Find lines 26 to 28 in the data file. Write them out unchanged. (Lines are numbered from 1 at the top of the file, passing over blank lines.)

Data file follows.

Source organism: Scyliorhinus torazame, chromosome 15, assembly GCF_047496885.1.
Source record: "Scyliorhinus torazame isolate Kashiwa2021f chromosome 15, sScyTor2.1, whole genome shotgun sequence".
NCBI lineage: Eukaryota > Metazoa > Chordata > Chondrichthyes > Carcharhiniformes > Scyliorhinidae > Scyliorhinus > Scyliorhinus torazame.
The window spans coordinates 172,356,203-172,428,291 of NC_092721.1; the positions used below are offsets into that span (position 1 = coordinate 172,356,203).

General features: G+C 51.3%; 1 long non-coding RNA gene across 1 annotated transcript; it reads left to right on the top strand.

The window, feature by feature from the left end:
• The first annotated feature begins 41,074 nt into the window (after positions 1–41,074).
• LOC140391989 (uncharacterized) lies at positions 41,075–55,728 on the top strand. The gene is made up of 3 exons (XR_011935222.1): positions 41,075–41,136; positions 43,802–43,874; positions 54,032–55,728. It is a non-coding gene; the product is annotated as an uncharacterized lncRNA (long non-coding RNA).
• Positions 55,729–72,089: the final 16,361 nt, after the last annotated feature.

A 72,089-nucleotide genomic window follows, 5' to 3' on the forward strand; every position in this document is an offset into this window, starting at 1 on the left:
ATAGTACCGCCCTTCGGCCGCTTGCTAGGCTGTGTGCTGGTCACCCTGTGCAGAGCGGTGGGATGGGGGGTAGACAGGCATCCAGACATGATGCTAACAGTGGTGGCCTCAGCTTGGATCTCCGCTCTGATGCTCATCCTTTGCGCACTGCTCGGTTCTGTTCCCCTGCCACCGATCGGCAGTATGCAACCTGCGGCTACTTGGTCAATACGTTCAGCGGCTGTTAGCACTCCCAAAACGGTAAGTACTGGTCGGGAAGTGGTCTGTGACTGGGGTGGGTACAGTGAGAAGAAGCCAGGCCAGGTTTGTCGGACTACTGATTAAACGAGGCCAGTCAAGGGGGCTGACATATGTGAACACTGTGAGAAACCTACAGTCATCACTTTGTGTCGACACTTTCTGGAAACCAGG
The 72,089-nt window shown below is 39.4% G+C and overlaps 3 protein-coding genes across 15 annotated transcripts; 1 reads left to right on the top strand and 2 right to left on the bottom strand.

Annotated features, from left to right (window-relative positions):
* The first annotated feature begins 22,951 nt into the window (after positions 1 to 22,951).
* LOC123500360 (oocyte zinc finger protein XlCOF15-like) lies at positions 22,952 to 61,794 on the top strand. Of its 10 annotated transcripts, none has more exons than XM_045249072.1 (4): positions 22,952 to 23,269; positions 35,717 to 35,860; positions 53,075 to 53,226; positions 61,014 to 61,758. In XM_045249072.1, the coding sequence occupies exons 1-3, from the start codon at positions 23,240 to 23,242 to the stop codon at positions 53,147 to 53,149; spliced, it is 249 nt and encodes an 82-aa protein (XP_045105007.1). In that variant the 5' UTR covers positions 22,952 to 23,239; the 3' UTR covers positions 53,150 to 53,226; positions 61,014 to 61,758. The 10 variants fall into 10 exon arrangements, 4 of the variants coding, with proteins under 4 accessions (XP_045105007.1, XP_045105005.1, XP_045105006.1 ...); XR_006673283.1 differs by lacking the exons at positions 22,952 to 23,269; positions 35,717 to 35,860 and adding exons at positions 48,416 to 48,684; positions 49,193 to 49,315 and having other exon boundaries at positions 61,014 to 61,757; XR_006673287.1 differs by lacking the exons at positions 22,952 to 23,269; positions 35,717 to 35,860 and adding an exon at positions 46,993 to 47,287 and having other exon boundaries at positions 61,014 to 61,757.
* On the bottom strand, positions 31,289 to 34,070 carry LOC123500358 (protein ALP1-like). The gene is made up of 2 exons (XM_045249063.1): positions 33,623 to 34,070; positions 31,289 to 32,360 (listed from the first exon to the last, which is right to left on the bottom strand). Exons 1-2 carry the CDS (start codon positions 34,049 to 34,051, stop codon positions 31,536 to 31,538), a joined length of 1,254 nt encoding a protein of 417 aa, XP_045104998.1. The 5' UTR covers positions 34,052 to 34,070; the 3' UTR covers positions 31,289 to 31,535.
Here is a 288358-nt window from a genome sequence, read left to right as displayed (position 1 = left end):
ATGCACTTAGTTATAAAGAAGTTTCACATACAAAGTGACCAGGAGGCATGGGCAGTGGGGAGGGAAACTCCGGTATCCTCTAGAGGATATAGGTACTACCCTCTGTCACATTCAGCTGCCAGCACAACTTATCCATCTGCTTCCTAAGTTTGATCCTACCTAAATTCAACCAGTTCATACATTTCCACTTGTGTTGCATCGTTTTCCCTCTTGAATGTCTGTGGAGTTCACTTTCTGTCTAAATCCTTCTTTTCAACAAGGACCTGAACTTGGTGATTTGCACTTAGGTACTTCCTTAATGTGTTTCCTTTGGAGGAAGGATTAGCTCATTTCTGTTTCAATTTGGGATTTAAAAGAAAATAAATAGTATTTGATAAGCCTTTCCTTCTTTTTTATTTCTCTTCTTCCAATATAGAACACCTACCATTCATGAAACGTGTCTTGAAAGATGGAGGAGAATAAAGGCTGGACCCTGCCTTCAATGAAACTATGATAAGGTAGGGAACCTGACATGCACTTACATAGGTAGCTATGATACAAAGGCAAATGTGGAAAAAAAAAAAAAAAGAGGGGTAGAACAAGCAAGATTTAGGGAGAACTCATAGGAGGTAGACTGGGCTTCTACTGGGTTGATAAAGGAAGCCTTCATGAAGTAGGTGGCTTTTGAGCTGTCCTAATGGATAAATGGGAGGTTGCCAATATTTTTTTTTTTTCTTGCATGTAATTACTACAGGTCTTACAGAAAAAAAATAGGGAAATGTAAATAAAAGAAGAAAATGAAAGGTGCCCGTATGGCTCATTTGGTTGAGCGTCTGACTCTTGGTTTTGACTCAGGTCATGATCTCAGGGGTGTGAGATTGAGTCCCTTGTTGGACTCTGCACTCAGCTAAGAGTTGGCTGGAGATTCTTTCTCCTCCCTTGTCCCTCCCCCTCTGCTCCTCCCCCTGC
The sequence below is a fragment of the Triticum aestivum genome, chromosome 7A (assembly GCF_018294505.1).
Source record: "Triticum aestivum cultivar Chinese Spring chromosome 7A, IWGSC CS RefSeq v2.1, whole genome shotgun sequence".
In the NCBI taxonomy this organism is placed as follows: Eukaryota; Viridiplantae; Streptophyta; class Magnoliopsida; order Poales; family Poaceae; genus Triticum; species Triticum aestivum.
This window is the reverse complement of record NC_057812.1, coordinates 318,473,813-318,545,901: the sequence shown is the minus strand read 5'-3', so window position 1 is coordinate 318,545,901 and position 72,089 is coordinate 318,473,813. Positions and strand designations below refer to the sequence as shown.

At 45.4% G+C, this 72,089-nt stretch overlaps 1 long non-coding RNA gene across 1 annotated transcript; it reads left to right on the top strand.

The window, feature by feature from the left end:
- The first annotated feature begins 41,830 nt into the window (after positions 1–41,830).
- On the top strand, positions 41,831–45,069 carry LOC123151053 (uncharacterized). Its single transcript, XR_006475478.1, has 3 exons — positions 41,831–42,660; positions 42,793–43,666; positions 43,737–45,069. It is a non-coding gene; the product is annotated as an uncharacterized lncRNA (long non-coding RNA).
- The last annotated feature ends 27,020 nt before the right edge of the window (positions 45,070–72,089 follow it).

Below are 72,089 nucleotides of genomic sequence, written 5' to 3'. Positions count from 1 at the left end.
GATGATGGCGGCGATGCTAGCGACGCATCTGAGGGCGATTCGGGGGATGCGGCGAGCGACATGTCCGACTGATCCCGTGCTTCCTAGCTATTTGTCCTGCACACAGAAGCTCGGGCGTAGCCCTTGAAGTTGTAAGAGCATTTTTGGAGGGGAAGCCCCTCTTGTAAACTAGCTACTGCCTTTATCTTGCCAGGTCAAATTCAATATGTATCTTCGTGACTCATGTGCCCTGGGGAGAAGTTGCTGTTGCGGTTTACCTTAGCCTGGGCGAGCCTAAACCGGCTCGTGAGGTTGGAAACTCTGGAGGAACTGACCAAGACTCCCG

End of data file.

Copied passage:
- On the top strand, positions 41,831–45,069 carry LOC123151053 (uncharacterized). Its single transcript, XR_006475478.1, has 3 exons — positions 41,831–42,660; positions 42,793–43,666; positions 43,737–45,069. It is a non-coding gene; the product is annotated as an uncharacterized lncRNA (long non-coding RNA).
- The last annotated feature ends 27,020 nt before the right edge of the window (positions 45,070–72,089 follow it).

Below are 72,089 nucleotides of genomic sequence, written 5' to 3'. Positions count from 1 at the left end.